Monday , February 11, 2013 - 1:02 PM
Sometimes the simplest and smallest things can have the greatest and longest lasting impact. Let me explain. In our modern world, and especially with the advent of ubiquitous technology that is all pervasive in our lives, an unintended consequence has arisen, the vulnerability of our identities and the codes and numbers and passwords that tie us to confidential data.
We’re all aware of the epidemic of identity theft regarding credit cards, Social Security numbers, and bank accounts. And then there’s old-fashioned identity theft, our home and business addresses. It’s a scary time and just when you think you’re not vulnerable, think again.
That brings me to a small but potentially significant piece of legislation I’m running this year, House Bill 79, Motor Vehicle Registration and Insurance Amendments. Passage of the bill into law will mean that the motor vehicle registration form we are required to carry in our cars will no longer include an address. Also, the bill will prohibit proof of insurance cards and certificates to include addresses as well.
Why am I sponsoring this legislation? I hope this bill becomes law in order to protect us from desperate criminals who apparently will stoop to no ends to capture our identities and do us harm.
Here’s where the idea came from: Exactly a year ago, friends of mine emerged from a matinee movie in Bellevue, Washington, a suburb of Seattle.
To their surprise, they discovered their right passenger window was broken and their vehicle registration was missing. They didn’t think much about it because a briefcase with an iPad was still on the backseat. Some kid must have been scared off. After spending another hour or so getting the window fixed, they returned to their condo only to find that it had been ransacked. They were totally cleaned out and lost not only the usual big-ticket items such as TVs and DVD players, but also their irreplaceable personal jewelry and heirlooms. The brazen criminals in fact returned the next day to attempt to steal their cars because they had swiped the extra car keys, too.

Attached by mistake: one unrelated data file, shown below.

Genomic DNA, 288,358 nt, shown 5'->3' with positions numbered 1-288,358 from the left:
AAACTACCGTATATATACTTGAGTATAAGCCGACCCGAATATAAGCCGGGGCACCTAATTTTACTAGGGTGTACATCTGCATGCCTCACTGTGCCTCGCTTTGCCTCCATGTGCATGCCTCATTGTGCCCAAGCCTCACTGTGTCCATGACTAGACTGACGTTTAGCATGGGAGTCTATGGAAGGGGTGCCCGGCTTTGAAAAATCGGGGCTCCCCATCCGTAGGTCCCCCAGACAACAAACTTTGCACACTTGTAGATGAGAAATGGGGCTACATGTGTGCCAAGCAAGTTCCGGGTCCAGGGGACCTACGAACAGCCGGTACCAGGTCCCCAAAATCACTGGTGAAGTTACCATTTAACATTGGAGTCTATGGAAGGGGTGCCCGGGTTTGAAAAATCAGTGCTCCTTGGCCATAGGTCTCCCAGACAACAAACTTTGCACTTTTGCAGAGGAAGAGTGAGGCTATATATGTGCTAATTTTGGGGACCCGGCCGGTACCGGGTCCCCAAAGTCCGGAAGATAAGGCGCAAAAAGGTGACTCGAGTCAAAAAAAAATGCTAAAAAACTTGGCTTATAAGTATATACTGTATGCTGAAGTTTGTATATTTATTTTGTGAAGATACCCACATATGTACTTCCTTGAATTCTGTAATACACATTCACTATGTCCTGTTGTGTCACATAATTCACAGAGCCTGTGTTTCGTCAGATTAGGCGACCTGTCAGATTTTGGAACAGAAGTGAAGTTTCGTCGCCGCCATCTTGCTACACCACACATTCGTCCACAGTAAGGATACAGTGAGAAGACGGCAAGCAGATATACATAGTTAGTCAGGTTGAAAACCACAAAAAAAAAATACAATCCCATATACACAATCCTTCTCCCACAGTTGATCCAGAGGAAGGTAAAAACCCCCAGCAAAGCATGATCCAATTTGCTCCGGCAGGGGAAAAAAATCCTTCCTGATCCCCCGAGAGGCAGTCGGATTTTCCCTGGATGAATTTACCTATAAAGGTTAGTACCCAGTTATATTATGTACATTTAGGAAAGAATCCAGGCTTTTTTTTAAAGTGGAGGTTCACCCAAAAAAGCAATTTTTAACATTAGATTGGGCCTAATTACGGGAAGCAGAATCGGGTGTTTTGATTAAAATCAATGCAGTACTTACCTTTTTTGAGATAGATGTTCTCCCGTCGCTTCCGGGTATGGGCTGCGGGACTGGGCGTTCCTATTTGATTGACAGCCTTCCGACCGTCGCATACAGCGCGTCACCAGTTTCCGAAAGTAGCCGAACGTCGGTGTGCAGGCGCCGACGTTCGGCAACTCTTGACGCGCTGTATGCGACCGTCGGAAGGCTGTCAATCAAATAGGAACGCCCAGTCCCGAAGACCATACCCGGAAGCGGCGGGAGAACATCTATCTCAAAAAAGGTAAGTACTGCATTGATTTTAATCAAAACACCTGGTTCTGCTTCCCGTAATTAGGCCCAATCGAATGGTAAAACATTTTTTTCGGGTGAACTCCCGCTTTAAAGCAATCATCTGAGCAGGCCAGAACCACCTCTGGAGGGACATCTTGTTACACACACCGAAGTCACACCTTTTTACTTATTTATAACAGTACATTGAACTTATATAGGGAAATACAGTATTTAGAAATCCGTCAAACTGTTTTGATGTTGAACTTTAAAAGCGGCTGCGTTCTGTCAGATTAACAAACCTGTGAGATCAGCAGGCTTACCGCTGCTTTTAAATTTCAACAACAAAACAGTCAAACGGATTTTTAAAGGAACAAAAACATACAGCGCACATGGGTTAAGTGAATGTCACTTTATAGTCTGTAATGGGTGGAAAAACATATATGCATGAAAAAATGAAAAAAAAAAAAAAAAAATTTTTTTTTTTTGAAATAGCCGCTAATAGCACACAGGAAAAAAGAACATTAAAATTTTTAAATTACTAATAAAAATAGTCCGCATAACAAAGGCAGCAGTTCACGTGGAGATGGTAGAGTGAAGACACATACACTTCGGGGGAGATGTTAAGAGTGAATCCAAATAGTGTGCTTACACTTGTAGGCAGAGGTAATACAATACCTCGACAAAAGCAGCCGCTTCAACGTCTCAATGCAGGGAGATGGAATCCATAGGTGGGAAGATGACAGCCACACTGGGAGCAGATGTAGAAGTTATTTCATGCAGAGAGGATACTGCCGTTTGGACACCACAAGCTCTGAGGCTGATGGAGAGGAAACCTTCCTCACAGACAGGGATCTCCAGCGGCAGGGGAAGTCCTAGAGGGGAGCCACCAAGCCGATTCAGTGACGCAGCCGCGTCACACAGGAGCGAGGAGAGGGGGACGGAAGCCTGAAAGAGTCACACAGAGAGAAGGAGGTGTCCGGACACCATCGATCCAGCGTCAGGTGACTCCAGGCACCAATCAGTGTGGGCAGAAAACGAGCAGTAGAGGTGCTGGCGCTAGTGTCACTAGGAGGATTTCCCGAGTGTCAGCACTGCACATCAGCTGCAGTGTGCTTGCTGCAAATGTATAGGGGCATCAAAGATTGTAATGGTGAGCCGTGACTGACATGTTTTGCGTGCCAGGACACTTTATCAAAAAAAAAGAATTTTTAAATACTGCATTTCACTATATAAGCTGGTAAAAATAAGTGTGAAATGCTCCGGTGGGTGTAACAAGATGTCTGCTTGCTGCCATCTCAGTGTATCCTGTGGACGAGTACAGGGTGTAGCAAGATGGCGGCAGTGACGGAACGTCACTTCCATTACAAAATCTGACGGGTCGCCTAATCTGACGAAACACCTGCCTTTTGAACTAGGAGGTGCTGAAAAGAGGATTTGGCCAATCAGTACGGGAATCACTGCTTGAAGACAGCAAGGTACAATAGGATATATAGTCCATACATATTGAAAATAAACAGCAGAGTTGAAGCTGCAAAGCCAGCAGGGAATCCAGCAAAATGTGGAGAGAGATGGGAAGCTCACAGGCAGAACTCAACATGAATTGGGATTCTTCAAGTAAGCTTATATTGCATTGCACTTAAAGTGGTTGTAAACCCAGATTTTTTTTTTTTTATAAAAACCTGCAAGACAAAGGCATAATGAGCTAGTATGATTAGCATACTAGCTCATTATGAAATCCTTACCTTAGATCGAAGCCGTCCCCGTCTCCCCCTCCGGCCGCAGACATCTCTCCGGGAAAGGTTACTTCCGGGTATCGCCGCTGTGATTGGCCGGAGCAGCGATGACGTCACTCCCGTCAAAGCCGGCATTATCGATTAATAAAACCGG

My friends were in the dubious position of being the first victims of a Seattle-area crime wave that affected more than 60 families. Finally, in September of last year, the criminal gang was stopped but my friends were never made whole. They have never recovered a thing and still feel horribly violated.
This got me thinking. Is it necessary to have the address on these forms? In discussions with local law enforcement officials and the Utah Department of Safety, I was told, “No, we already know who you are when we pull you over for a traffic stop.” I’m glad that law enforcement has the means within each patrol car to quickly determine a person’s identity from their license plate alone, which really makes the documents unnecessary in most instances. In fact, law enforcement encouraged me to move ahead and termed my legislation “a good idea, let’s do it.”
The insurance community has been receptive and cooperative as well but they will have until 2014 to comply because many of those forms and cards are already in the process of production and mailing.
My final motivation to move ahead occurred when I read news articles from Nov 30, of last year about 15 cars that were burglarized over three days in Salt Lake City. The thieves stole vehicle registration forms and other papers containing personal information. Gee, I wonder why the burglars did this and what they were looking for?
So let this be a wake up call to all of us. Today, right now, remove all of those car repair and oil-change receipts. Cleanse your vehicle of coupons from fast food restaurants and anything else that carries your name and address.
You have my permission, once the bill becomes law, to take a big, black marker and strike through the address line on your vehicle registration form and proof of insurance. You’ll be glad you did. Who knows, maybe this little thing will slow down a desperate criminal from cleaning out your home while you’re shopping with your children at your local mall.
It’s just a little thing, right?
Rep. Steve Handy represents District 16, encompassing Layton, Clearfield and Hill Air Force Base, in the Utah House of Representatives.
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